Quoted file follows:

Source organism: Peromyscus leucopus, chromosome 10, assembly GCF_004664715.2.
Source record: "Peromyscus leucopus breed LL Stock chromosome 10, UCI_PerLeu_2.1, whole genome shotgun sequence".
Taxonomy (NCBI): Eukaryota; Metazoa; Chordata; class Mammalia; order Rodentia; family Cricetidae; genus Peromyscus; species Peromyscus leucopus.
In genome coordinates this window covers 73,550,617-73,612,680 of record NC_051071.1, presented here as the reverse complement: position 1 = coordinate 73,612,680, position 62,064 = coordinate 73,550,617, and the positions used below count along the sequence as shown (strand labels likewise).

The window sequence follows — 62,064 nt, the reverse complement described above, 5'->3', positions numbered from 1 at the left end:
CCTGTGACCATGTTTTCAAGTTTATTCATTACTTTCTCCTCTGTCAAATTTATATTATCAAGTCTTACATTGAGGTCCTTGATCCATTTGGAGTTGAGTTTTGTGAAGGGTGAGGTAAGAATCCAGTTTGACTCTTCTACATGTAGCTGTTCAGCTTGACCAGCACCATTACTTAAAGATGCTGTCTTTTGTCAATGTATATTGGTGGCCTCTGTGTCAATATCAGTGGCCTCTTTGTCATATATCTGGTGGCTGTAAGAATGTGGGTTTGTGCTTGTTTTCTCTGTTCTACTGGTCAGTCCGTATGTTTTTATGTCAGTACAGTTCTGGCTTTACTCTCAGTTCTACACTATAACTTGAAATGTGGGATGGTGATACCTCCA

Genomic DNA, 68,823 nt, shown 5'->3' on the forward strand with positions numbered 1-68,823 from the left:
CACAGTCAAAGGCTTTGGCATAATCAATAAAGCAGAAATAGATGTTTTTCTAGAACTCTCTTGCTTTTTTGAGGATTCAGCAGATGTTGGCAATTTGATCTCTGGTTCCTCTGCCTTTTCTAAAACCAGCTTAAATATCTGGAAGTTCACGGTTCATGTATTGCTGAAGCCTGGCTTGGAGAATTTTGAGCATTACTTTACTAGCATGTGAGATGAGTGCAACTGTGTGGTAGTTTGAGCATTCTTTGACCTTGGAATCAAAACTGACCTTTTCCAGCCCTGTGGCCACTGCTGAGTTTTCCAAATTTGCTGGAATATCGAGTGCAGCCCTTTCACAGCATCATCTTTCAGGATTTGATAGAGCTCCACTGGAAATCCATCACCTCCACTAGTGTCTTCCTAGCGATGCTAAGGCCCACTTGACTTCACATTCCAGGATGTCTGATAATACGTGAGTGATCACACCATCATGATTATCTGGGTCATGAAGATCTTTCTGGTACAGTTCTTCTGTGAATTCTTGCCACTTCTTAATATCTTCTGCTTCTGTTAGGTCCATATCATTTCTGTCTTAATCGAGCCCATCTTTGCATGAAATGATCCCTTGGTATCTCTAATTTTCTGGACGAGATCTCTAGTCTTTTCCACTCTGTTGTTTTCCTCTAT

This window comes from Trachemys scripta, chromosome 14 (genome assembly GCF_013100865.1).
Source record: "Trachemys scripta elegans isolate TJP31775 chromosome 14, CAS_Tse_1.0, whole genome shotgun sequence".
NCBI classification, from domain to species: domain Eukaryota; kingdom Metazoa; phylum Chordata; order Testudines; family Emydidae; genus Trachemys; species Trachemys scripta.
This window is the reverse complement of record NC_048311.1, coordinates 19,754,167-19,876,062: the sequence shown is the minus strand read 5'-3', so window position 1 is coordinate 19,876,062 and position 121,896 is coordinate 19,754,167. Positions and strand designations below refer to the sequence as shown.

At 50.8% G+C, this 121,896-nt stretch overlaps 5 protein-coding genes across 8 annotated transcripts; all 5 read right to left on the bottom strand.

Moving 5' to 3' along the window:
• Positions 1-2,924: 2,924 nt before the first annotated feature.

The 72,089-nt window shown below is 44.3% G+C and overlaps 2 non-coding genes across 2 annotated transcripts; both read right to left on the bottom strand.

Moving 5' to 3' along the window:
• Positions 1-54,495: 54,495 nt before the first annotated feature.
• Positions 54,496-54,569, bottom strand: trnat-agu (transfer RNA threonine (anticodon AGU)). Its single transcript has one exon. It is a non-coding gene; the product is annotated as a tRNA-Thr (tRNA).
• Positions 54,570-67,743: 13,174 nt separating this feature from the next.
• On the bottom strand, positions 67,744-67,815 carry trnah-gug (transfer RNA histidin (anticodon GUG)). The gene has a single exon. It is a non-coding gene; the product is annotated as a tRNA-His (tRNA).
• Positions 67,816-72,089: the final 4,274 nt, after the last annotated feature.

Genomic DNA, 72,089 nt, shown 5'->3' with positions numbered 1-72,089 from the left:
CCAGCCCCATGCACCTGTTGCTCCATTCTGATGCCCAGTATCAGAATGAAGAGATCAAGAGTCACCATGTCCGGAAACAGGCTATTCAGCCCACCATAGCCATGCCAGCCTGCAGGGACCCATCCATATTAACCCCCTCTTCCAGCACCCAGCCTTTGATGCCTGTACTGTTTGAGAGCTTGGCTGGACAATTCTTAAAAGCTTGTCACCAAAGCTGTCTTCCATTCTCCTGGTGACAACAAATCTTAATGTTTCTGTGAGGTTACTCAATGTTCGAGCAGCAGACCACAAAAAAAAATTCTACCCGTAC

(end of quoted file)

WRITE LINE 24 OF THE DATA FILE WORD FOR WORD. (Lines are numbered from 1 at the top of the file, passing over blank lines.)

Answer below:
CCAGCCCCATGCACCTGTTGCTCCATTCTGATGCCCAGTATCAGAATGAAGAGATCAAGAGTCACCATGTCCGGAAACAGGCTATTCAGCCCACCATAGCCATGCCAGCCTGCAGGGACCCATCCATATTAACCCCCTCTTCCAGCACCCAGCCTTTGATGCCTGTACTGTTTGAGAGCTTGGCTGGACAATTCTTAAAAGCTTGTCACCAAAGCTGTCTTCCATTCTCCTGGTGACAACAAATCTTAATGTTTCTGTGAGGTTACTCAATGTTCGAGCAGCAGACCACAAAAAAAAATTCTACCCGTAC